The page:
The beginning of strife is as when one letteth out water: therefore leave off contention, before it be meddled with.Proverbs 17:14
As Abram and his nephew Lot returned from Egypt to the promised land of Canaan, there was a dispute among their people. Instead of letting the issue fester, Abram said to Lot, “Let there be no strife, I pray thee, between me and thee, and between my herdmen and thy herdmen; for we be brethren” (Genesis 12:8). He invited Lot to choose where he and his people would settle, and Abram agreed to settle some distance away.
Lot chose the plain of Jordan, which looked fertile and attractive, but which was also populated by the people of Sodom. Abram took the less attractive plain of Mamre, where he built an altar to the Lord.
Elder Quentin L. Cook noted that Abram handled the situation well because he understood what was important and what was not. “To have peaceful relationships, the lesson is clear: we should be willing to compromise and eliminate strife with respect to matters that do not involve righteousness…. But on conduct relating to righteousness and doctrinal imperatives, we need to remain firm and steadfast” (“Personal Peace in Challenging Times,” General Conference, October 2021).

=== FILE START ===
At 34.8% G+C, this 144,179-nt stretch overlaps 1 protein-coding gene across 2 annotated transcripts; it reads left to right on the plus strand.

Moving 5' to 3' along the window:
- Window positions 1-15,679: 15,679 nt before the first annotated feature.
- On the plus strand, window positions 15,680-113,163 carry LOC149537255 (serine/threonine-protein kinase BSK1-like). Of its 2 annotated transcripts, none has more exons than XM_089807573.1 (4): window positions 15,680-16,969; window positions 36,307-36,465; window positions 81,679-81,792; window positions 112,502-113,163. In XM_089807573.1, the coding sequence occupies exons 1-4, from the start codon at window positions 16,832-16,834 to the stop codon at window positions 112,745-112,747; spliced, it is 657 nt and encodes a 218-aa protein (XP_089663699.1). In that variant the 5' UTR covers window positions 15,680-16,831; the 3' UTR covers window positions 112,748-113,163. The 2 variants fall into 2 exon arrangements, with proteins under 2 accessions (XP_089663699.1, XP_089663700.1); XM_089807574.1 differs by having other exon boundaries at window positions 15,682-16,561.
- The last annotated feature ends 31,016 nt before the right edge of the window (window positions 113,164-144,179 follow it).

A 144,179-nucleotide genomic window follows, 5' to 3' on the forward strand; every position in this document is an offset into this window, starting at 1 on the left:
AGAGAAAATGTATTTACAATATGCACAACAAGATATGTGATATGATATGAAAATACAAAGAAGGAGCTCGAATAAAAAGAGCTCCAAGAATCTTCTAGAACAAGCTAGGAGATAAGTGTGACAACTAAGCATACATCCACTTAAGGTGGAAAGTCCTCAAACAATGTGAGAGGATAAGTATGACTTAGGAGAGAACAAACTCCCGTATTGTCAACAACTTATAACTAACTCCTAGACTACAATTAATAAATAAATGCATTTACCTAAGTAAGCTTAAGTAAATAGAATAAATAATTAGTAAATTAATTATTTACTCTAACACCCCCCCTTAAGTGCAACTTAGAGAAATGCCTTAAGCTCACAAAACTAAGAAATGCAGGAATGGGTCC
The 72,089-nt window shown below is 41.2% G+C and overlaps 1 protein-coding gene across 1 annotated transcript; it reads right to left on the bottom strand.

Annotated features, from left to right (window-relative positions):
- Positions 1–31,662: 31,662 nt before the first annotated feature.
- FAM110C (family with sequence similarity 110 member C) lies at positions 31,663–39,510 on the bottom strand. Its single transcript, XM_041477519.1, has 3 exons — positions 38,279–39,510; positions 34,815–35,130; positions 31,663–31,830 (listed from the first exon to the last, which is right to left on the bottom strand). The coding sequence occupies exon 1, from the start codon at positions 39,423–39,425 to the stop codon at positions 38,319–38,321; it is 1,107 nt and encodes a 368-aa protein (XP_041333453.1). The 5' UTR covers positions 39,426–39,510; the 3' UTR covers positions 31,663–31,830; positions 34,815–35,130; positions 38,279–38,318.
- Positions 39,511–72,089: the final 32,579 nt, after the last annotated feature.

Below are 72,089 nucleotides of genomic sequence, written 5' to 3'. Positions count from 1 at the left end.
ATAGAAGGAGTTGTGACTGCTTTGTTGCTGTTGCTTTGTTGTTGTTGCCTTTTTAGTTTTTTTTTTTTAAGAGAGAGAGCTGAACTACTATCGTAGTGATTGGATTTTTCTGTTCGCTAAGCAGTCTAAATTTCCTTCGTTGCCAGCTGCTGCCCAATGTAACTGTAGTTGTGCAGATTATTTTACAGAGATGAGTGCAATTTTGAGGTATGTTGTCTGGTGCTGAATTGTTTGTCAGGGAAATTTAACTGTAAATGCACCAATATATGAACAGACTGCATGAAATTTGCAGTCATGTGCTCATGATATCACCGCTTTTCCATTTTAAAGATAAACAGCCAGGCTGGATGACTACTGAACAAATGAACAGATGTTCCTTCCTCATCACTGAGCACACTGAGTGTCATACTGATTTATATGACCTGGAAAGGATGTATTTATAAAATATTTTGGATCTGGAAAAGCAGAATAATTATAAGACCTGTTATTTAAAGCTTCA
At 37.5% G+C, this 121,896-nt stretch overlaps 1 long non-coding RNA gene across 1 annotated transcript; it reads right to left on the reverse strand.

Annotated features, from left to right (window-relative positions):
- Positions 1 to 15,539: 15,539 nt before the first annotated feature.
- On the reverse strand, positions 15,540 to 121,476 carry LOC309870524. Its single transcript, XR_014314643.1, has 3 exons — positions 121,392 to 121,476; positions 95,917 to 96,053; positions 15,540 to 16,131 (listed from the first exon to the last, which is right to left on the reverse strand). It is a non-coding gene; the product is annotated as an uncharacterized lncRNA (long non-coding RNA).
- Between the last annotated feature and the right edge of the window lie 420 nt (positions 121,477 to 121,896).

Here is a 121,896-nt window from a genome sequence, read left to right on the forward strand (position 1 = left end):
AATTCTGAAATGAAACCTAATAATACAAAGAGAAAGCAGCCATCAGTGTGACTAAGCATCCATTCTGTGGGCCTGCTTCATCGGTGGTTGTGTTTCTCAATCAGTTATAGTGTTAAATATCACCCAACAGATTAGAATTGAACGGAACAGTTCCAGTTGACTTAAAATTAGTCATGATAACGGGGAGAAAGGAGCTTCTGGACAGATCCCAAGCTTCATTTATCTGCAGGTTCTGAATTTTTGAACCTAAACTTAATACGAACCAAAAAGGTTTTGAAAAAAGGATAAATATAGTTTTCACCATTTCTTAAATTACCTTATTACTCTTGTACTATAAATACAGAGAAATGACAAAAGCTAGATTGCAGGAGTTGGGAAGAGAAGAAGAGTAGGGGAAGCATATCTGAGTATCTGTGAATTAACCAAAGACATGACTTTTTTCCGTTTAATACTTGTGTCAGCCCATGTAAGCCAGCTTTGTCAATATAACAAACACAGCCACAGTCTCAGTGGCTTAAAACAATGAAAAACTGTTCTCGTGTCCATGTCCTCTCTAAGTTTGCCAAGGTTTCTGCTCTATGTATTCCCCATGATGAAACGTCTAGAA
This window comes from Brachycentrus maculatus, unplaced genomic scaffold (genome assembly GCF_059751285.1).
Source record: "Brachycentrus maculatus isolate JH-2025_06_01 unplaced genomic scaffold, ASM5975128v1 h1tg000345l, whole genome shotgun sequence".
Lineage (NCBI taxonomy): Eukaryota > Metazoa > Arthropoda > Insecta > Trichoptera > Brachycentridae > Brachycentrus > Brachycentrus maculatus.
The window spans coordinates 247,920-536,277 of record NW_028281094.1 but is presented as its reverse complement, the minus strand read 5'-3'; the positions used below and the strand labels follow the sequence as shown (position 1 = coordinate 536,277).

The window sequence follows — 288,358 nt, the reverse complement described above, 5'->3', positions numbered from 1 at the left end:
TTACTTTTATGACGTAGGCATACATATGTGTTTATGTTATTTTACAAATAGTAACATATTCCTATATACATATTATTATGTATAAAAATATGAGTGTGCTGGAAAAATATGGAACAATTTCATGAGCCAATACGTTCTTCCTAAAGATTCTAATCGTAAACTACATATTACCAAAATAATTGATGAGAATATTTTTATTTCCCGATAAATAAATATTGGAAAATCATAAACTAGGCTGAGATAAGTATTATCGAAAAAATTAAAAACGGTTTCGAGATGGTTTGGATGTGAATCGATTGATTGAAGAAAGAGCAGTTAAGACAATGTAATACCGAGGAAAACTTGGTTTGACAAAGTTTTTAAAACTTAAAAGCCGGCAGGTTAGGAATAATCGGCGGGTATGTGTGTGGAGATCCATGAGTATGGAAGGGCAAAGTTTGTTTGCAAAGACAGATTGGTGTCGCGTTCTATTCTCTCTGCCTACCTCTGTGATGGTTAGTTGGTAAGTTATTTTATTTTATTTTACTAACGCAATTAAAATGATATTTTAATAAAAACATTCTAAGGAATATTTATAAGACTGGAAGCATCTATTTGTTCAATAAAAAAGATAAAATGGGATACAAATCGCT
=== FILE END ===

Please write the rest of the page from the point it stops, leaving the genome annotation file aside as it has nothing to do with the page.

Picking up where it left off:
I would add that Abram prioritized his relationship with Lot over the chance to live in the ideal location. “We be brethren,” he said, so we ought to avoid conflict.
Reducing our attachment to earthly possessions can help. Nephi pointed out that strife is often paired with “envyings,” and subsequent Book of Mormon prophets warned against both. (See 2 Nephi 26:21, Alma 1:32, Alma 4:9, Alma 16:18, Helaman 13:22, 3 Nephi 21:19, 3 Nephi 30:2, 4 Nephi 1:16, Mormon 8:36.)
Today, I will reduce strife by compromising on things that aren’t important. Like Abram, I will watch for early signs of contention and propose solutions which address the issue before it gets out of control.